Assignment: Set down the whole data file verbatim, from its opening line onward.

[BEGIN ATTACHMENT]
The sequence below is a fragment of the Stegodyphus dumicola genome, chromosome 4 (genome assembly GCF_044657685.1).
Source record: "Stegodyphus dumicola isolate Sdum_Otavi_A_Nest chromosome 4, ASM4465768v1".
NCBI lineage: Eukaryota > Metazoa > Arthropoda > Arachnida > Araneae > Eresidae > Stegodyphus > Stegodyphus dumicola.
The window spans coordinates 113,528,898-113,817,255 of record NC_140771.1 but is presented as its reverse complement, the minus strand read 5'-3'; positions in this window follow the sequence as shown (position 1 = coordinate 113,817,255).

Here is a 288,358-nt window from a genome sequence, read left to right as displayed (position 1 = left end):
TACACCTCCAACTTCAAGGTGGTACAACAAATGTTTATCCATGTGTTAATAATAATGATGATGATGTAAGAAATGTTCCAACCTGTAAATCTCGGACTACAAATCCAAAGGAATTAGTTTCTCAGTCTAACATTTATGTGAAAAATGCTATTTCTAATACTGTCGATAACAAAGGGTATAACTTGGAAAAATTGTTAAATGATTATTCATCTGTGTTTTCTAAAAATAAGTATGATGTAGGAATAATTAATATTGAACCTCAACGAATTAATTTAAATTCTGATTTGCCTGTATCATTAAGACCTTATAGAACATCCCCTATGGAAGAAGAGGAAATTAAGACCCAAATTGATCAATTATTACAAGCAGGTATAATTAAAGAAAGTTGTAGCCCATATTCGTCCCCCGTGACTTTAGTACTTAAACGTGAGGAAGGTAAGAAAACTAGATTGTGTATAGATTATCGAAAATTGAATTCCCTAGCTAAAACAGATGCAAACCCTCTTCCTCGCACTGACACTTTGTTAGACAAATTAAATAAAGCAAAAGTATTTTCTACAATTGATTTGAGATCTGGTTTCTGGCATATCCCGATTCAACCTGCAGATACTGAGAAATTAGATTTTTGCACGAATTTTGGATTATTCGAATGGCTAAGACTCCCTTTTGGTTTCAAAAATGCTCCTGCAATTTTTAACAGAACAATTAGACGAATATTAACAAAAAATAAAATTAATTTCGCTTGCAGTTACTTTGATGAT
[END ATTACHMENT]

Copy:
The sequence below is a fragment of the Stegodyphus dumicola genome, chromosome 4 (genome assembly GCF_044657685.1).
Source record: "Stegodyphus dumicola isolate Sdum_Otavi_A_Nest chromosome 4, ASM4465768v1".
NCBI lineage: Eukaryota > Metazoa > Arthropoda > Arachnida > Araneae > Eresidae > Stegodyphus > Stegodyphus dumicola.
The window spans coordinates 113,528,898-113,817,255 of record NC_140771.1 but is presented as its reverse complement, the minus strand read 5'-3'; positions in this window follow the sequence as shown (position 1 = coordinate 113,817,255).

Here is a 288,358-nt window from a genome sequence, read left to right as displayed (position 1 = left end):
TACACCTCCAACTTCAAGGTGGTACAACAAATGTTTATCCATGTGTTAATAATAATGATGATGATGTAAGAAATGTTCCAACCTGTAAATCTCGGACTACAAATCCAAAGGAATTAGTTTCTCAGTCTAACATTTATGTGAAAAATGCTATTTCTAATACTGTCGATAACAAAGGGTATAACTTGGAAAAATTGTTAAATGATTATTCATCTGTGTTTTCTAAAAATAAGTATGATGTAGGAATAATTAATATTGAACCTCAACGAATTAATTTAAATTCTGATTTGCCTGTATCATTAAGACCTTATAGAACATCCCCTATGGAAGAAGAGGAAATTAAGACCCAAATTGATCAATTATTACAAGCAGGTATAATTAAAGAAAGTTGTAGCCCATATTCGTCCCCCGTGACTTTAGTACTTAAACGTGAGGAAGGTAAGAAAACTAGATTGTGTATAGATTATCGAAAATTGAATTCCCTAGCTAAAACAGATGCAAACCCTCTTCCTCGCACTGACACTTTGTTAGACAAATTAAATAAAGCAAAAGTATTTTCTACAATTGATTTGAGATCTGGTTTCTGGCATATCCCGATTCAACCTGCAGATACTGAGAAATTAGATTTTTGCACGAATTTTGGATTATTCGAATGGCTAAGACTCCCTTTTGGTTTCAAAAATGCTCCTGCAATTTTTAACAGAACAATTAGACGAATATTAACAAAAAATAAAATTAATTTCGCTTGCAGTTACTTTGATGAT